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Landing of Columbus
This painting depicts Christopher Columbus and members of his crew on a beach...

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Getting Here
Located at the center of Washington, D.C., the U.S. Capitol Building and other...

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Stewardship
The Architect of the Capitol is committed to the preservation and stewardship...

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National Statuary Hall in the U.S. Capitol
The Architect of the Capitol is responsible for the care and preservation of...

Doric Columns

Doric Columns
Overview 

Doric columns typically have a simple, rounded capital at the top; a heavy, fluted or smooth column shaft; and no base. Flutes are vertical, parallel channels that run the length of a column. Columns in this style can be found throughout Capitol Hill, including the U.S. Capitol, the Supreme Court Building, the Russell Senate Office Building and the Cannon House Office Building.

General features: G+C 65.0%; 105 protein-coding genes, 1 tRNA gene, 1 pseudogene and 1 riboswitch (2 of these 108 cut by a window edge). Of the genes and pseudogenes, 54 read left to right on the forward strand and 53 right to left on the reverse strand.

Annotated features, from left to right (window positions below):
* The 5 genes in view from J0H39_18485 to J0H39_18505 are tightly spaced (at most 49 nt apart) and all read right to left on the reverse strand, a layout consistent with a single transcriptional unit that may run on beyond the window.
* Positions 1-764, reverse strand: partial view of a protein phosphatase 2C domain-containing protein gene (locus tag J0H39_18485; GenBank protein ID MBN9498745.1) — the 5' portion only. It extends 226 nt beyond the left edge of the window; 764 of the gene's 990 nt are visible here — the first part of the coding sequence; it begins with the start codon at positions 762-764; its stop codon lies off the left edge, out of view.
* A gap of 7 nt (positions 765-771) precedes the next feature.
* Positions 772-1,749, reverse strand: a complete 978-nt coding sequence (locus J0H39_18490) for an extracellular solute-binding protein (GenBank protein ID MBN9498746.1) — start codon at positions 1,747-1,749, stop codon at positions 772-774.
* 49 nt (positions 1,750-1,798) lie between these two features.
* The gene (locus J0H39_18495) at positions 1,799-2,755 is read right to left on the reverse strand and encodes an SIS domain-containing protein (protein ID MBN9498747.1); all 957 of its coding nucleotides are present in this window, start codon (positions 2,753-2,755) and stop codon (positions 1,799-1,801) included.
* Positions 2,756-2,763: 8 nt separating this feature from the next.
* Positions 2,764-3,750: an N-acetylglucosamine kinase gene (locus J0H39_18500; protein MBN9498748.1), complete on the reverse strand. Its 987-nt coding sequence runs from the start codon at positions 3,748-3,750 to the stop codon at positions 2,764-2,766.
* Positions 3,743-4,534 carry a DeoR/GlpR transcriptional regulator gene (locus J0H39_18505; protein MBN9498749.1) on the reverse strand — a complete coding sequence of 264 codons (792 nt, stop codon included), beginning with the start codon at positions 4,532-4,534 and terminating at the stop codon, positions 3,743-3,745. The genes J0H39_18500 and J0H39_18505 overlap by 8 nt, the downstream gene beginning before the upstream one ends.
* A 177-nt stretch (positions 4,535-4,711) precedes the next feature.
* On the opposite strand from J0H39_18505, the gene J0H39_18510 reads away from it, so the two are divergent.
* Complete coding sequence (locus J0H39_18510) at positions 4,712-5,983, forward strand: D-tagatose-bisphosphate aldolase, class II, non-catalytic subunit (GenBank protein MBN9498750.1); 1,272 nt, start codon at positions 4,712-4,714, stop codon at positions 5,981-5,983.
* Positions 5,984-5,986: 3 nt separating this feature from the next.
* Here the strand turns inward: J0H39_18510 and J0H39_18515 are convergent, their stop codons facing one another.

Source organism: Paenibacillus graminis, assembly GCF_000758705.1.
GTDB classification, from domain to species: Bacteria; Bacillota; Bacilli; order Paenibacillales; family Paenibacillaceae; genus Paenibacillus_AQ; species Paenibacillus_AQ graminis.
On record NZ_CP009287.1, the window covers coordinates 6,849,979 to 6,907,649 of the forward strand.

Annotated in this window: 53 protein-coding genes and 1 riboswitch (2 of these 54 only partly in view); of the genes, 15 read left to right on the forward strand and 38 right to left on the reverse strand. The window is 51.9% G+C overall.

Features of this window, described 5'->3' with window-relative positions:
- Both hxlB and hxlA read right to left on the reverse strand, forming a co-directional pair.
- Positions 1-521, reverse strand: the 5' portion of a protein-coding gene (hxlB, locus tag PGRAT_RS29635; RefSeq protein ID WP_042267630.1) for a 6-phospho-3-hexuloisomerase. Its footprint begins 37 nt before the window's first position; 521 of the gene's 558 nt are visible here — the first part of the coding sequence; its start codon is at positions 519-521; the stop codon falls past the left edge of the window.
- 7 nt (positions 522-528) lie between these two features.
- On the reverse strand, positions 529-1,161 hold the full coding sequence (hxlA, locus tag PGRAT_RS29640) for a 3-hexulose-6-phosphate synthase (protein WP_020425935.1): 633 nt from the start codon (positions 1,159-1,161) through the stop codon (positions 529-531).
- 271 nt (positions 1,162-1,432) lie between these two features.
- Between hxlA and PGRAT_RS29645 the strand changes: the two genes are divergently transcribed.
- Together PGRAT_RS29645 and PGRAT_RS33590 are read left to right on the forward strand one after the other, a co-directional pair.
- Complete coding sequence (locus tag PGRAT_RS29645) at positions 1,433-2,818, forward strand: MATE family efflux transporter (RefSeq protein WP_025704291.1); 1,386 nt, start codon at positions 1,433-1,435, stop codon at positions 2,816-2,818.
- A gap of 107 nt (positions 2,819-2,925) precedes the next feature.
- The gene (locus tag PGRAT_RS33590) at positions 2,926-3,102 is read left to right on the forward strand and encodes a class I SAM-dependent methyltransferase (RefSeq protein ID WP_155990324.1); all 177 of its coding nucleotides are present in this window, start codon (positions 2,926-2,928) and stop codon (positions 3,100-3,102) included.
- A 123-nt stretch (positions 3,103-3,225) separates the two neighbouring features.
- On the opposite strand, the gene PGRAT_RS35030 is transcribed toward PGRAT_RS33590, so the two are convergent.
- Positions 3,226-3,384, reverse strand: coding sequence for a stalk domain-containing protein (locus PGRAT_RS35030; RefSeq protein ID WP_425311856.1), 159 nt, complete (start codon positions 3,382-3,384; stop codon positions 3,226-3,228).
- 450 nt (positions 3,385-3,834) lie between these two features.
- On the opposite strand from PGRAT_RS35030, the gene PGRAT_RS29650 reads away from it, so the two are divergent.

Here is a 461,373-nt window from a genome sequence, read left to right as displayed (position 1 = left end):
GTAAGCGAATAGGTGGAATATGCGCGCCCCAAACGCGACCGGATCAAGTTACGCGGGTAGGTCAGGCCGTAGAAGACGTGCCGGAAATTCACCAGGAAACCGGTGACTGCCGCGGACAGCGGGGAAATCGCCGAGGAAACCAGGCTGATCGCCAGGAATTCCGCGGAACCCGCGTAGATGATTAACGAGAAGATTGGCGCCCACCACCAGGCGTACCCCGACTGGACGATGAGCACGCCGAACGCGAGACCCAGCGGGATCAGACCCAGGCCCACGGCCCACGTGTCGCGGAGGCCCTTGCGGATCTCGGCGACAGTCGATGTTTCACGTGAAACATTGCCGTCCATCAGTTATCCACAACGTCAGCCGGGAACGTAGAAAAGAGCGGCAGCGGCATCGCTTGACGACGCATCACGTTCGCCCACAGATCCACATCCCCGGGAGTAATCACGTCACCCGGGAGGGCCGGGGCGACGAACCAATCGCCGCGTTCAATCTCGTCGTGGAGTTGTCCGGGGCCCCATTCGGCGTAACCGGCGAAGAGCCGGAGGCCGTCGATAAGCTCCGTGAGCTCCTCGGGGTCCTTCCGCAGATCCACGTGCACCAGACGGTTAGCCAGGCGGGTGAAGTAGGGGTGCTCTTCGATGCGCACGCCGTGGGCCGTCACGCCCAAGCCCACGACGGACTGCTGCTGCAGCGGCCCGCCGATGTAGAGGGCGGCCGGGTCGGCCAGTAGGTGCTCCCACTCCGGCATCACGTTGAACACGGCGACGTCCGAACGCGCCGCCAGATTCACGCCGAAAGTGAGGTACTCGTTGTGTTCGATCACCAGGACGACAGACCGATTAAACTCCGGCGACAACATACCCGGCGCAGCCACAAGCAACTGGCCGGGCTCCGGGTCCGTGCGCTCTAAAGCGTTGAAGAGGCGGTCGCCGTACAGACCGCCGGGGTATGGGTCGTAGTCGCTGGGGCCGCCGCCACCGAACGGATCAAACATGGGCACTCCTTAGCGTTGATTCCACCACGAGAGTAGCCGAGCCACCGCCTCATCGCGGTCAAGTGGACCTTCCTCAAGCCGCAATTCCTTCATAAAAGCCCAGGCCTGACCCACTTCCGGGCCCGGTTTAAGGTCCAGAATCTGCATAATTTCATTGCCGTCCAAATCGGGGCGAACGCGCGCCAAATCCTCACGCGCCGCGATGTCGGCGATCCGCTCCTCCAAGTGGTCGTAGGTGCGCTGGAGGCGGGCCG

The Crypt in the U.S. Capitol Building contains 40 smooth Doric columns of sandstone, which support the arches holding up the floor of the Rotunda. Also in the Capitol, Doric columns can be found in the Old Supreme Court Chamber, designed by Benjamin Latrobe. These columns are modeled on the Temple of Poseidon, which were the shortest and the strongest columns that survive from classical Greece.

The Supreme Court Building’s main corridor is known as the Great Hall, a grand rectangular vestibule that is 30 feet high and lined on both sides with double rows of fluted Doric columns. The columns rise to a coffered ceiling.

The Cannon House Office Building and Russell Senate Office Building, which are nearly identical, contain 34 fluted Doric columns each along their colonnades, facing the United States Capitol. Pilasters continue the Doric order along secondary elevations.